One look into the large, tender eyes of this “water hog” and you’ll fall in love.
The capybara is 77 to 150 pounds of giant, water-loving-rodent cuteness. An animal that bears the mantle of “world’s largest rodent” doesn’t sound like the most adorable thing you can imagine but this creature—from its appearance to its demeanor—truly pulls out all the stops.
You know you’re looking at a capybara if you’ve come face to face with what essentially appears to be a large (extra large) guinea pig. They have stout bodies, rectangular heads, no tails, and little ears.
Though they’re known by a few different names throughout their native South America, the word “capybara” derives from their Tupi name which roughly translates to “one who eats slender leaves.” Its Latin name is less ethereal, translating simply to “water hog.”
To be fair, these guys do really, really love the water. For one thing, they’re made for it. They have webbed feet to help them swim and, while they can’t breathe underwater, they can stay underwater with just their nose sticking out for a seriously long time. (Which, technically a lot of animals can do but the capybara’s especially good at it.) These semi-aquatic creatures spend a lot of time in the water whether they’re eating vegetation or evading predators. And just like anyone else at the end of a long day, they love a good bath. And though they’re decidedly mammalian, they have been categorized as fish before…by the Catholic church. The Vatican found their webbed feet and affinity for the water as grounds to declare the capybara a fish so that it could be eaten during Lent, a time when meat is forbidden on Fridays but seafood is allowed.
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After all this you may be thinking, Just tell me where I can see this cutie already! A good bet, naturally, is in the wild in South America where they originate. However, if you do see one in the wild, make sure to keep your distance (as difficult as that may be), as they’re–at the end of the day–not domestic pets.
They’ve also been making inroads to other places, though. The capybara has become popular in zoos in Japan. Izu Shaboten Zoo is credited with being the first zoo to help its resident capybaras partake in a solstice ritual wherein whole yuzus are placed in onsens. It turns out, because of the caypbara’s semi-aquatic nature, they also enjoy bathing surrounded by yuzu. The practice has become so popular that zoos throughout Japan have started making it so their resident capybaras can soak in the yuzu scented baths.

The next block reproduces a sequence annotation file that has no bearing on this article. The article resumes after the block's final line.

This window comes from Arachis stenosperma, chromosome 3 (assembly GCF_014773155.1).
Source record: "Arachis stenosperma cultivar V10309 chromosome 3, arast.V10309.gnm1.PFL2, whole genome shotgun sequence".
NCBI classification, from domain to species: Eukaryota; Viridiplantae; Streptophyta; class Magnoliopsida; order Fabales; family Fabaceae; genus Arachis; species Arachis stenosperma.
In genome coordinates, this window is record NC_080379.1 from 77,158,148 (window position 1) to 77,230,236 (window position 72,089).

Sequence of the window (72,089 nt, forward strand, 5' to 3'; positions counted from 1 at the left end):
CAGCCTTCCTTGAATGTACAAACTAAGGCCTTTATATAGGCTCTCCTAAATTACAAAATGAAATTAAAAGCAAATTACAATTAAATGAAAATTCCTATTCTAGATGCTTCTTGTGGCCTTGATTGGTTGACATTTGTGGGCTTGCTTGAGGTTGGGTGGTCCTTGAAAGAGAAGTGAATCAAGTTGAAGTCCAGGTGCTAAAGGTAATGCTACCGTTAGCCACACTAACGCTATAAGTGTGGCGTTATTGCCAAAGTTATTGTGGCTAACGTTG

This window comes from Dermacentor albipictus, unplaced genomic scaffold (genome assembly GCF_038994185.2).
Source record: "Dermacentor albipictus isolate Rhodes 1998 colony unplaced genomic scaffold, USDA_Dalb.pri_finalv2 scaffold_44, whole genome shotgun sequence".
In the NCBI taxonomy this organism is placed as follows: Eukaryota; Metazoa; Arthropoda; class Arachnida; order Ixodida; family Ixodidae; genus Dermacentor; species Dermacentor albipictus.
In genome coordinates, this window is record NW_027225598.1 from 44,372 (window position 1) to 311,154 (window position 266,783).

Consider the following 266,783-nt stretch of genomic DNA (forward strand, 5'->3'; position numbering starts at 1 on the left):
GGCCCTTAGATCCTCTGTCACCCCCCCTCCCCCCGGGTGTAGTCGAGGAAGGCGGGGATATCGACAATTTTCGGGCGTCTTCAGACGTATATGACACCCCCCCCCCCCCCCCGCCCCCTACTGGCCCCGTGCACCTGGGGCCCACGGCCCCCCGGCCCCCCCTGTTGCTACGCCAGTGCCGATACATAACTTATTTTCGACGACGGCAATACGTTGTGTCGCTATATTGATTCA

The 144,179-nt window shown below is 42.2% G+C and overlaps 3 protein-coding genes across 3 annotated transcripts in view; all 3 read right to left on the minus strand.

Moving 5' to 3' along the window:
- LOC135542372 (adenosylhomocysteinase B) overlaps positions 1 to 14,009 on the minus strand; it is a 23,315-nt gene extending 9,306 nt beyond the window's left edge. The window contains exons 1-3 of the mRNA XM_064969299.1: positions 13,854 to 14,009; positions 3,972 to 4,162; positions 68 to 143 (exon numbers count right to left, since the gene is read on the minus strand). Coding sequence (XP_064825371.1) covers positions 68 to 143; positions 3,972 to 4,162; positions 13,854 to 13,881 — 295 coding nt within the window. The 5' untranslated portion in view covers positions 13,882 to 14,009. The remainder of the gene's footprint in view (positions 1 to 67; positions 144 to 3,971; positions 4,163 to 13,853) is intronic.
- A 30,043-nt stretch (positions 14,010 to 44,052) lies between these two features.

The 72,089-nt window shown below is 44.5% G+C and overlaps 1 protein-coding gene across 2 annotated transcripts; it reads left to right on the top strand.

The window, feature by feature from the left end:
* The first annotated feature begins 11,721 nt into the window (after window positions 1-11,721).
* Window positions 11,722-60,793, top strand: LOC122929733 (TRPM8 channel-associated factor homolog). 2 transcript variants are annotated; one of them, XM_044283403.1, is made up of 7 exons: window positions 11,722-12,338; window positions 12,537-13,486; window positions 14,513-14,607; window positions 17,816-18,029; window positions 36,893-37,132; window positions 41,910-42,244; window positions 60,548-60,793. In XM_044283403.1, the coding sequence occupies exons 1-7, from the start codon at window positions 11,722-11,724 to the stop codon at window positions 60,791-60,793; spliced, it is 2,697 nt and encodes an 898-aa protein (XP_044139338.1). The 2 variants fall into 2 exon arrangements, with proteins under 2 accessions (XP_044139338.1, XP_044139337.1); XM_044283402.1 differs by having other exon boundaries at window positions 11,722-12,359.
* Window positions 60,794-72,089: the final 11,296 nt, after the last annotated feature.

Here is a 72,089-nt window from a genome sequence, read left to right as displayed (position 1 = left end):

In 2011, a capybara was spotted in Central California where it kicked up quite a ruckus, crashing golf courses, scaring horses, and chasing dogs. (Although it’s not legal to have a capybara as a pet in the state of California, it was likely someone’s escaped pet and not a sign that the rodents are becoming a permanent fixture of the Salinas River.) There are some states where it’s legal to own them as a pet, although having them around full-time would lead to the viewing of a certain quirk that is decidedly…not cute. The scientific term is autocoprophagia. In layman’s terms…they eat their own feces. They do it in order to help with their digestion and maximize the amount of nutrition they get from their food. But that doesn’t make it the most pleasant thing to watch.
But unlike The Princess Bride’s ferocious Rodents of Unusual Size, these particular rodents are known for their amiable demeanor. Like all the best animals, the capybara gives us a little food for thought regarding what it means to be human. Not only are they’re preternaturally chill (even a pelican literally trying to eat them isn’t enough to get their hackles up), but the social structures of their communities are also incredibly cooperative. While males might have some aggression toward each other, it’s not unusual for females to take care of the offspring of other capybaras. This friendliness even extends to creatures outside of their own species. There seems to be no end to the types of animals that have been photographed cuddling with or lounging on these rodents. Perhaps we too should consider our own patience (or lack thereof) and aspire to take a cue from the humble capybara.